THE WOOLF COMPOUND STEAM ENGINE


| January/February 1964



Woolf Compound Engine

Showing Horizontal Section of Cylinders, Pistons, Valve, and Steam Chest of Port Huron Compound Engine. Port B is always open to C of Valve. Note improved manner of fastening Low-Pressure Piston to Eod. The Woolf Compound Engine.

Alvordton, Ohio

I must come to the defense of the Woolf compound steam engine after reading the article 'Trivia' on page 16 of the May-June 1962 issue of IRON-MEN ALBUM.

Just last August at the Threshers Reunion near Hastings, Mich., I saw a late 26 hp Advance compound engine No. 14,598 working. It had 9' by 12' diameter cylinders with a 10' stroke, and is owned about 25 miles north of Battle Creek. The owner, also the former owner told me it was a poor excuse for power, and on the sawmill a 1965 hp Port Huron was much the best engine. The owner took the double ported valve out of the high pressure steam chest and was operating it as a l2'/10' simple engine with 150 lbs. W.P.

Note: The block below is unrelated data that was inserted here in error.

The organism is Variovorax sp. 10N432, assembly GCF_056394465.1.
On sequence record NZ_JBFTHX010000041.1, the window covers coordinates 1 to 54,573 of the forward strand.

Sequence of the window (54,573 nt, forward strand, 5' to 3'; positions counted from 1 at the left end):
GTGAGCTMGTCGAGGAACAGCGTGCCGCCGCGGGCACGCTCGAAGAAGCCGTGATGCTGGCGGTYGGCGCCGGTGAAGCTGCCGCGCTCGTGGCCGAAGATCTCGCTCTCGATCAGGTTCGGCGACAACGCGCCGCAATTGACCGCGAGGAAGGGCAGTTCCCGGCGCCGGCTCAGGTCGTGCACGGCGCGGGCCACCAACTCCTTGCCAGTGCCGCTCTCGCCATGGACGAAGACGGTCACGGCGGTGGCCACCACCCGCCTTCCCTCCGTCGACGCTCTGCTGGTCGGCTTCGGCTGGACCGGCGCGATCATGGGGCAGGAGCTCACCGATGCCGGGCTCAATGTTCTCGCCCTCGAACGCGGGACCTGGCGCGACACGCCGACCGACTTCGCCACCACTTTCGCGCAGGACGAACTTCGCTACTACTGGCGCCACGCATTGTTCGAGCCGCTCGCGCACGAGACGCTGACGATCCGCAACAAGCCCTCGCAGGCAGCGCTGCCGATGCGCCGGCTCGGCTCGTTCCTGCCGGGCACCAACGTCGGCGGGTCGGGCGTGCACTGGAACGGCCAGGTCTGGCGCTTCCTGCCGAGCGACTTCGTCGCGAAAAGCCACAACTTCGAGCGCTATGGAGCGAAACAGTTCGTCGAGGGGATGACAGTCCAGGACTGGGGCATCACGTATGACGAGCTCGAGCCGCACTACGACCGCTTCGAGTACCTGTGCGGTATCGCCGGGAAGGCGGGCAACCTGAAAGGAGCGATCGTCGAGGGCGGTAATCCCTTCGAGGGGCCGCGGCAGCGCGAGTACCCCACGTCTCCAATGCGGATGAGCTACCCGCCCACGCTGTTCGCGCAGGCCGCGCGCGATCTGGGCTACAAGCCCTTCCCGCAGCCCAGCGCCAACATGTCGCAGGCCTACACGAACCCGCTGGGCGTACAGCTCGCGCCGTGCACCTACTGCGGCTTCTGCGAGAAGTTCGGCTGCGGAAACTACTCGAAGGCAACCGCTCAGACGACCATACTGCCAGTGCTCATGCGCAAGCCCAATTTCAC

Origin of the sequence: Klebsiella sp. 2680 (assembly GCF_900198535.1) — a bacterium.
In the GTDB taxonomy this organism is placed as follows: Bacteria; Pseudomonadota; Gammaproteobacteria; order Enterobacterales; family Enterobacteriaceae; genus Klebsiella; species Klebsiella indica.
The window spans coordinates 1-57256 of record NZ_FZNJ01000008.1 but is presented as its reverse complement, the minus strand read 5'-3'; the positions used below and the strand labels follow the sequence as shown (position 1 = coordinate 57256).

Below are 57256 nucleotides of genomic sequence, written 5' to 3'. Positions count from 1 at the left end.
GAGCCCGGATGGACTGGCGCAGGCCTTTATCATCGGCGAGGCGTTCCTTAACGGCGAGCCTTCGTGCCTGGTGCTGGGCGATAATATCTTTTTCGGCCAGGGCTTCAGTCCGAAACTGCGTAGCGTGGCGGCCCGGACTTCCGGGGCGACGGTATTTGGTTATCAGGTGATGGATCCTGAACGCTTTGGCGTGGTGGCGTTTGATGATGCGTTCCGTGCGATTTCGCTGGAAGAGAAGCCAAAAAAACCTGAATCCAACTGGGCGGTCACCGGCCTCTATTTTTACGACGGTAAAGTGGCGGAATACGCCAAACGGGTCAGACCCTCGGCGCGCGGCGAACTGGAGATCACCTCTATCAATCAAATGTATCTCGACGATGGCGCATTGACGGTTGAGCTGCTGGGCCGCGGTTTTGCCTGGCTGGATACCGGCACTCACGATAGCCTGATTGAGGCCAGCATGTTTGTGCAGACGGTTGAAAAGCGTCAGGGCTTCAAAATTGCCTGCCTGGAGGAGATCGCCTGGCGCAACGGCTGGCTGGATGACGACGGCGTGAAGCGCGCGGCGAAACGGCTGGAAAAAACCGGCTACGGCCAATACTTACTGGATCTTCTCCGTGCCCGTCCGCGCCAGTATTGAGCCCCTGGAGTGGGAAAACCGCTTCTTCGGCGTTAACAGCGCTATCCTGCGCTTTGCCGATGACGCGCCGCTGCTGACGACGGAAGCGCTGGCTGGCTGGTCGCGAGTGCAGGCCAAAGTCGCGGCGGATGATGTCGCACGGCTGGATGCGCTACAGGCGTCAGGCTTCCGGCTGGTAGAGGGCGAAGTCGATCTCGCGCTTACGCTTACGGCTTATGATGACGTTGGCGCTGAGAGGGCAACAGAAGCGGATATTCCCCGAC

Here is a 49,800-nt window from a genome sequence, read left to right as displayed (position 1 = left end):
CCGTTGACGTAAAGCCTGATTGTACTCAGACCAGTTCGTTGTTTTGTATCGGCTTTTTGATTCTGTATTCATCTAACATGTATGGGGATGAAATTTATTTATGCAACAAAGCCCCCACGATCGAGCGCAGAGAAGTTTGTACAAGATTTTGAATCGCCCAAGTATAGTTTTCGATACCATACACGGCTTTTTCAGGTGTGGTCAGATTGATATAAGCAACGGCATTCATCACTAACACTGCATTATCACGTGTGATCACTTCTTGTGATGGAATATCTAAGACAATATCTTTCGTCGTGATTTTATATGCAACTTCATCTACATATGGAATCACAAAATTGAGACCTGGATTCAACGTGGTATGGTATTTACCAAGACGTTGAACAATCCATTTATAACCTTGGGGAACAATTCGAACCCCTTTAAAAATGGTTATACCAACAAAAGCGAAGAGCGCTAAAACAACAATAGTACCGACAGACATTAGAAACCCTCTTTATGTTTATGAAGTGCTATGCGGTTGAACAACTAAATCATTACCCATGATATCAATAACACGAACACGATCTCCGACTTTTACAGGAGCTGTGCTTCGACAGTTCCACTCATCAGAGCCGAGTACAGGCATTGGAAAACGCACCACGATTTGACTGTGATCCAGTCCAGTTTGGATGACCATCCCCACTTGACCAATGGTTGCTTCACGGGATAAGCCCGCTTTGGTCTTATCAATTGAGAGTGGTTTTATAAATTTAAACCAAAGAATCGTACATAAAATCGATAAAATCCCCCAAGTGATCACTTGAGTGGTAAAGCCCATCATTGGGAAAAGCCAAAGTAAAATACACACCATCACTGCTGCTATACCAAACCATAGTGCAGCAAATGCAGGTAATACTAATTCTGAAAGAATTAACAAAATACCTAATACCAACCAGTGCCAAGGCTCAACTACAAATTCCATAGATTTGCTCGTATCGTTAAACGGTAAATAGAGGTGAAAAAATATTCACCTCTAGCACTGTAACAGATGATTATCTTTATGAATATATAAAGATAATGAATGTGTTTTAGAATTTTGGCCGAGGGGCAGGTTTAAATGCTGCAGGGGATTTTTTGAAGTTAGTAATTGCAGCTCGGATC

Merle Newkirk retired head of the power department of the big Dow Chemical Co. plant at Midland, Mich. says 'The Woolf compound valve and cylinders were the best designed and economical of any steam traction engine built. Also Henry Ford said the Port Huron was the best steam traction engine as he owned a number of them.

The Woolf balanced valve for both cylinders was cast in one piece and if it was set right for one cylinder, it was exactly right for the other.

That writer does not seem to know that the Port Huron Co. built only Woolf compounds the last eight years they were building engines. Previous to that they built a very good piston valve simple engine. They had four Prony brakes in the test house and tested all makes of engines and knew all of the wasteful ones.